TESDA: EXCELLENCE IN BLUE COLLAR JOBS AND SERVICE INDUSTRIES
The Weekly Kapihan on September 19, 2015 tackled the topic, “TESDA Updates” at NVC Carmen Hotel. Guest are Dr. Julius Sol Jamero, Provincial Director of TESDA and Ms. Leonore O. Medina, Pres. ATSA.
Dr. Jamero said that the mandate of Technical Education and Skills Development Authority is embodied in RA 7796 enacted by Congress 21 years ago. It addresses skills competence of out of-school youth undergoing training in technical vocational education. In 2015, we have 2, 270 scholars and 2,000 regular students taking up tourism, food and beverage services and housekeeping.
How do we manage this challenging mission with a limited budget of P18 million this year?
We coordinate the 21 Technical Vocational Educational Training Schools (TVET) scattered all over Aklan with funding of P13 million. Critical to our success is partnering with Local Government Units (LGU’s) and other government agencies, confided Dr. Jamero.
“Regarding the implementation of K+12 where 2016 is the initial year of implementing senior high school, we have an interfacing plan with DepEd for students taking up any of authorized technical vocational courses like Information Technology, tourism, agri-business, fisheries, housekeeping, and others. After graduating from their senior year, students must undergo competency assessment test in order to qualify for National Certificate (NC II).”
There is an approved ladderized program done in partnership with the Commission on Higher Education that college undergraduates could pursue technical vocational courses that could be credited in their favor.
The impact of technical vocational education on raising personal esteem and satisfaction is phenomenal. Presently, 53 percent of our graduates are fully employed after undergoing rigorous hands on training for 6-12 months. Compare this with a 4 year college graduate whose chance for employment is barely 20 percent, averred Dr. Jamero.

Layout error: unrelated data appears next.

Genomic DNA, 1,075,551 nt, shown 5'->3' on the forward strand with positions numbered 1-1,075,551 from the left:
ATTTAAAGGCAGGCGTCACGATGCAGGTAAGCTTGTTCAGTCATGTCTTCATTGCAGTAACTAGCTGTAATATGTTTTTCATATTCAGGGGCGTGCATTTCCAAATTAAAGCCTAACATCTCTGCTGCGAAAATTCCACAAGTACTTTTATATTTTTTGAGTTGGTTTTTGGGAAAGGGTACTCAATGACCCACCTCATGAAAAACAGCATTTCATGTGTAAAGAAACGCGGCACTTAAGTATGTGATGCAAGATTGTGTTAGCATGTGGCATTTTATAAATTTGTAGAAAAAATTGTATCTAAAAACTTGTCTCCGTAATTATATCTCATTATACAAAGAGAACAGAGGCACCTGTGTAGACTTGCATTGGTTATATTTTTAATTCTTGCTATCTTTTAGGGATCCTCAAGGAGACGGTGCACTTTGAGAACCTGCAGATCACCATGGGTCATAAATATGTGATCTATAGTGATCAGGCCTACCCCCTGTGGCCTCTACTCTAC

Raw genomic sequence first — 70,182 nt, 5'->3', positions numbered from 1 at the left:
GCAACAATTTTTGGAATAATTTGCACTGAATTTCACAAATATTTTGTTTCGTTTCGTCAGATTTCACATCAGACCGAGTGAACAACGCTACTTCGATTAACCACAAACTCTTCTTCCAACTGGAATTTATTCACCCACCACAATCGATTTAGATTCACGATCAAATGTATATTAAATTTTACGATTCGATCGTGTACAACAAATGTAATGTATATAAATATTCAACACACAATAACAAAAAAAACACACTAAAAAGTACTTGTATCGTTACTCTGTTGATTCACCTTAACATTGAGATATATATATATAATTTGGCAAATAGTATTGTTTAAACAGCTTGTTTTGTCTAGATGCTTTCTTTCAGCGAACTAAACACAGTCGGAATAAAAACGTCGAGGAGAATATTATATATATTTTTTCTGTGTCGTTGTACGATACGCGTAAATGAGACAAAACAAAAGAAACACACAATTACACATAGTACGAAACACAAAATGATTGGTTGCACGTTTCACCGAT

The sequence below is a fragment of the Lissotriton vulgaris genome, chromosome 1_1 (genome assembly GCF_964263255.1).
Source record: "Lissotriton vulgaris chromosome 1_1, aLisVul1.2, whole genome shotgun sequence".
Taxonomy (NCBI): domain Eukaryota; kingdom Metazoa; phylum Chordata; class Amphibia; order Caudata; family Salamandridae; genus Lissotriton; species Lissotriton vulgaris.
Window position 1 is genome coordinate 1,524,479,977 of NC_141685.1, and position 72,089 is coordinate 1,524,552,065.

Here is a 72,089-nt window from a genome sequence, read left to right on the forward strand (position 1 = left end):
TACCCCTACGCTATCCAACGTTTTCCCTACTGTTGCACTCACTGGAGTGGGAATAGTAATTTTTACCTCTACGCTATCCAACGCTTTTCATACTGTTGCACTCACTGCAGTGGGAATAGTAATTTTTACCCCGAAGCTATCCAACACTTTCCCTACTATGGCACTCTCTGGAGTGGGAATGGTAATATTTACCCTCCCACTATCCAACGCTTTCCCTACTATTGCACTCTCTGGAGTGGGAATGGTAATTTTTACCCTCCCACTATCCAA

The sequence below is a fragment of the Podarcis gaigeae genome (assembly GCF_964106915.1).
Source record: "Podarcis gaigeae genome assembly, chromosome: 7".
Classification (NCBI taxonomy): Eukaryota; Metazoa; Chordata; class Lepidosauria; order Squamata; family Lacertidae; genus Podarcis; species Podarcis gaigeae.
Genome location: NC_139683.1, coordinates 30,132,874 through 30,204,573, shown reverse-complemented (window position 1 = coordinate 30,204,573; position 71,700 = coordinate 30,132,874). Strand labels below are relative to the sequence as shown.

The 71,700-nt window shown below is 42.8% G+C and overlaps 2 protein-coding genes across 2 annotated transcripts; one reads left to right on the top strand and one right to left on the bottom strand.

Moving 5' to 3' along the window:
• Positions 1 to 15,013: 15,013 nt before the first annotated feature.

Ms. Medina clarified that despite the absence of basic textbooks on technical vocational from DepEd participating TVET, schools use the Competency Based Lesson Material (CBLM). Popular are massage therapy, masonry, welding, carpentry, and others. Because of better teaching proficiencies methods and style, at least one half of our graduates are now working abroad said the Lady Educator.
It is good that Dr. Jamero does not discourage parents or youth from pursuing higher college education. There is no question here if they can afford and take chances. Based on statistics, NC II holders with formal training of less than a year get the lion share in the job market. Presently, Tesda Aklan has a Facebook website where all their technical vocational experts on welding, electricity, plumbing, IT’s, tourism, housekeeping, and others together with their business address could be contacted for contractual services. The same is true for TVET accredited schools and their specialization.
There are only 2 Assessment Centers in Aklan that conduct regular Competency Assessment for 10,000 graduates. This is very inadequate that Director Jamero is appealing to Heads of Schools to collaborate in this important undertaking.
TESDA in the wake of typhoon Yolanda appropriated P3.3 million for recovery program that benefitted 3,000 recipients who were, trained on carpentry and plumbing done in coordination with LGU’s.
Another program in entrepreneurship is “Go Negosyo” where graduates are given allowance, apprenticeship training and tool kits.
Aware that college graduates have an uphill climb to land a job, many opt to take up technical vocational courses in order to qualify for many job openings here and abroad. This humbling trend shows that blue collar workers are on the rise. Alongside are their living standards.
If one can be proficient in a job after one year, then why is there a need for additional 2 years in basic elementary education? If the answer is for quality education, how come these graduates are required to pass the competency assessment test given by TESDA? Simple answer: K+12 graduates per se are not job ready. The Enhanced Basic Education Act of 2011 is just an educational experiment that impoverishes people. Hence, impractical. As a developing country we must be pragmatic. Quality education is associated with highly motivated teachers and well equipped classrooms (books, chairs, tables, teaching devices, lighting, electric fans, running water). Spreading the education budget too thin invariably results in half baked graduates and misfits.
UP, Ateneo, La Salle and UST are among the 300 best schools globally according to QS World University Rankings and yet they are products of 10 year basic education. Ironically, we have plenty of college graduates in oversubscribed courses that are employed in jobs that do not match their skills and training. Indeed, this is waste of human resources and lost opportunities. Perhaps a rational approach is to strengthen TESDA and propel Filipino excellence in blue collar jobs and the service industry. /MP